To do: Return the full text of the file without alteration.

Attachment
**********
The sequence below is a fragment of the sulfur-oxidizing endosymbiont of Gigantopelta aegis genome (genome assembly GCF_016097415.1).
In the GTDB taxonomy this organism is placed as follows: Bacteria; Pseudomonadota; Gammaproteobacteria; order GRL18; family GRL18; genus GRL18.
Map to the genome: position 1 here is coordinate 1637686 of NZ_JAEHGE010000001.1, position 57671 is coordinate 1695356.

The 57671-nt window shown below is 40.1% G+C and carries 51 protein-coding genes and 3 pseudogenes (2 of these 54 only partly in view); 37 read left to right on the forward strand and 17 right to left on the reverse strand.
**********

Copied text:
The sequence below is a fragment of the sulfur-oxidizing endosymbiont of Gigantopelta aegis genome (genome assembly GCF_016097415.1).
In the GTDB taxonomy this organism is placed as follows: Bacteria; Pseudomonadota; Gammaproteobacteria; order GRL18; family GRL18; genus GRL18.
Map to the genome: position 1 here is coordinate 1637686 of NZ_JAEHGE010000001.1, position 57671 is coordinate 1695356.

The 57671-nt window shown below is 40.1% G+C and carries 51 protein-coding genes and 3 pseudogenes (2 of these 54 only partly in view); 37 read left to right on the forward strand and 17 right to left on the reverse strand.